On the other hand, while fresh pine holds more detail in the whittling process, hobbyists will find themselves dealing with the constant flow of pine sap as they cut through it. This can make it time consuming and messy to say the least.
But, one benefit to carving through pine is the wonderful pine smell that comes with it. There is nothing like a wood that rewards you for cutting into it.
- Anything You Can Find: Loose branches and twigs from fallen trees are another good source for whittling. They may not be ideal for those big carving projects, but when it comes to passing the time away relaxing on the porch, they will do the trick and cost you nothing in return.
Choosing the Knife
This process is just as important as finding the right wood if not more so due to the potential dangers involved.
Having a carving knife or carving tool(s) that you are confident with may be the difference between keeping or losing your fingers. There are also several different methods of carving wood that, depending on your experience, can be more difficult and riskier than others.
No matter what type of tool you use, always remember to keep it sharp. A sharp blade will make the carving experience far more gratifying and less dangerous. Yes, a sharp carving knife will be less dangerous because it will give you greater control. Even a dull blade when skipped off a whittling surface can cause serious injury.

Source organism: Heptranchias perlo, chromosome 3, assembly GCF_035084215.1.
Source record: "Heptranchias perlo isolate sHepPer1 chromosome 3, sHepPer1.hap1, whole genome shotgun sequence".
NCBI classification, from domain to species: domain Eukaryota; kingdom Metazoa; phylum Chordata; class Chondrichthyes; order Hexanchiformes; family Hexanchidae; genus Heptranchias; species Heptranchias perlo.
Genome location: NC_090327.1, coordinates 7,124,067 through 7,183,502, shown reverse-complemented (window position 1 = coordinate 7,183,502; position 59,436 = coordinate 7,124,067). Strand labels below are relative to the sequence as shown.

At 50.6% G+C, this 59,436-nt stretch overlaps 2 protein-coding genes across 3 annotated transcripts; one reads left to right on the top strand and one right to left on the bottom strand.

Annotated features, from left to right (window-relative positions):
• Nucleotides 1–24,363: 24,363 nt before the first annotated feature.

The two favorite carving tools are either an actual carving knife or a pocket knife, so let’s take a quick look at each:
- Carving Knife: This is probably the safest type of knife, especially for beginning whittlers. These knives are designed specifically for whittling, which, let’s face it, is not the precise purpose of most knives. Where other knives may be designed to be held for cutting specifically, whittling knives are designed for the pushing and pulling motions associated with carving.
In addition to better designed handles, the blades on specialty knives for carving are usually fixed. This prevents the blade from accidentally collapsing back into its close position with fingers in the way.
- Pocket Knife: For a knife as old as this American pastime, nothing beats a good old-fashioned pocket knife. There are some benefits to a pocket knife and some drawbacks. One of the benefits of this type of knife is that it typically offers different blade styles – allowing you to switch between them depending on what type of carving detail you want.
One of the ways this knife is safer is the same reason it can be more dangerous in the actual whittling process—its ability to fold up makes it safer to carry around and more accessible to just randomly start whittling away. One drawback, though, is that a pocket knife may not be ideal for bigger carving projects.
So, if you’re ready to start whittling some wood, now you know more about what types of wood you may want for your project, and the best tool for your situation. Go forth and whittle away!